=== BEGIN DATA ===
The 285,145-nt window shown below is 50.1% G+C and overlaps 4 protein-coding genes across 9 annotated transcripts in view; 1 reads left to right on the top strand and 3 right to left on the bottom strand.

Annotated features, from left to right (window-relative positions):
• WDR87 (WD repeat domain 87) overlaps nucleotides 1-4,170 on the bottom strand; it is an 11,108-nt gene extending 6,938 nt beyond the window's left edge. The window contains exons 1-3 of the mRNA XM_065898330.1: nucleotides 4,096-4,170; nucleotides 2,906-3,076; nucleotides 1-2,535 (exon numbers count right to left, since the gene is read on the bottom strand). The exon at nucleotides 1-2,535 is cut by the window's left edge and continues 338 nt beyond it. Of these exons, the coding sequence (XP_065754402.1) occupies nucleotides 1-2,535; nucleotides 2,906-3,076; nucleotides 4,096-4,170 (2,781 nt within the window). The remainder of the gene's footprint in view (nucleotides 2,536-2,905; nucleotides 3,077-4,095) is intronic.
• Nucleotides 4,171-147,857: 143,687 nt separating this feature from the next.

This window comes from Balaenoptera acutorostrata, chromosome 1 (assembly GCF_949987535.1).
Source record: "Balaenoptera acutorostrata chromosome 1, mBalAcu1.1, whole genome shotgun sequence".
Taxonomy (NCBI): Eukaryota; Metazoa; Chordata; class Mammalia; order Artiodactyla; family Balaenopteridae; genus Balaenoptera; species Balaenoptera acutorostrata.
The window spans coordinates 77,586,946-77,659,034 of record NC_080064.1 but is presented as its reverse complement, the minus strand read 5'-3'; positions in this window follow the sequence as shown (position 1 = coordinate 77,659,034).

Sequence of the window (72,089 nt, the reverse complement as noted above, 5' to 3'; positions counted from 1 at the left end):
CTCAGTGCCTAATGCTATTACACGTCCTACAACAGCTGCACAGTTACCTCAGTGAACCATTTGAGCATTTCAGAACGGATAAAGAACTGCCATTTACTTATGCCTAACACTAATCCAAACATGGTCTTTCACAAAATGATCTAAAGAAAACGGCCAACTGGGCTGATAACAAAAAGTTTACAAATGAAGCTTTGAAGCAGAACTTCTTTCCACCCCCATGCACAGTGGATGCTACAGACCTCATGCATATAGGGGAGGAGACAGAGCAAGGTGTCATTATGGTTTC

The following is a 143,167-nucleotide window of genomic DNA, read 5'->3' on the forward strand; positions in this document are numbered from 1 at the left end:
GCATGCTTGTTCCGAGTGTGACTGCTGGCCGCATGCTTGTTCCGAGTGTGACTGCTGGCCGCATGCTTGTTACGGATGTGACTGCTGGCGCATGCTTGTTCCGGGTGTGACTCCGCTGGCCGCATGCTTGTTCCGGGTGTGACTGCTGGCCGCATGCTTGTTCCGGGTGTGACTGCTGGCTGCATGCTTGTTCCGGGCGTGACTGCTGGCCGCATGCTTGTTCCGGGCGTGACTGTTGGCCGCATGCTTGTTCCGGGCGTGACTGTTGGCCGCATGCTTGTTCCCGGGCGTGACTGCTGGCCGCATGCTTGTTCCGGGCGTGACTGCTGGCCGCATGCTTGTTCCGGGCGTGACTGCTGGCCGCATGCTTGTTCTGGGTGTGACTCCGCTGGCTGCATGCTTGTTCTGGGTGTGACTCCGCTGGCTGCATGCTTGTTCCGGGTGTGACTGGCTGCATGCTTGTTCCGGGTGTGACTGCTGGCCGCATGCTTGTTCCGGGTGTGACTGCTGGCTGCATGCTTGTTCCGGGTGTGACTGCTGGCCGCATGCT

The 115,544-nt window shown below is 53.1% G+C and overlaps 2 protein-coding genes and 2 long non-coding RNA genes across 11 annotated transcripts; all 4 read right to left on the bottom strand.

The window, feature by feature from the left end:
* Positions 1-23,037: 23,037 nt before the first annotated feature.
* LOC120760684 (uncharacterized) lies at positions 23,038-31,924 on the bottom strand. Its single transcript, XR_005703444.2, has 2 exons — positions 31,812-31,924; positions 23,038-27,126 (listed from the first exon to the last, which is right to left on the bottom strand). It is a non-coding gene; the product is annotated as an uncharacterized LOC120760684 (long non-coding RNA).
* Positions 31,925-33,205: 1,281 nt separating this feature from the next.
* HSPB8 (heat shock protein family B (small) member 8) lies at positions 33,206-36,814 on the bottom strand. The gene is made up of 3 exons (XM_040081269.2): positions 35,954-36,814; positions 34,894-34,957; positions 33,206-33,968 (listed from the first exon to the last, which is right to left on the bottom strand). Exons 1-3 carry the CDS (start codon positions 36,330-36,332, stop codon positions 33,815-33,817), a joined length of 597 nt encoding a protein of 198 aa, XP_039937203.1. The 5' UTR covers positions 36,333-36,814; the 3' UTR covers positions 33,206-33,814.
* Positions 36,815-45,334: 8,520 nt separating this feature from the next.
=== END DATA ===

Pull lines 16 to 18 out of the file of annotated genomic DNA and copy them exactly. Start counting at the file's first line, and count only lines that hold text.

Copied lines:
* LOC120760684 (uncharacterized) lies at positions 23,038-31,924 on the bottom strand. Its single transcript, XR_005703444.2, has 2 exons — positions 31,812-31,924; positions 23,038-27,126 (listed from the first exon to the last, which is right to left on the bottom strand). It is a non-coding gene; the product is annotated as an uncharacterized LOC120760684 (long non-coding RNA).
* Positions 31,925-33,205: 1,281 nt separating this feature from the next.
* HSPB8 (heat shock protein family B (small) member 8) lies at positions 33,206-36,814 on the bottom strand. The gene is made up of 3 exons (XM_040081269.2): positions 35,954-36,814; positions 34,894-34,957; positions 33,206-33,968 (listed from the first exon to the last, which is right to left on the bottom strand). Exons 1-3 carry the CDS (start codon positions 36,330-36,332, stop codon positions 33,815-33,817), a joined length of 597 nt encoding a protein of 198 aa, XP_039937203.1. The 5' UTR covers positions 36,333-36,814; the 3' UTR covers positions 33,206-33,814.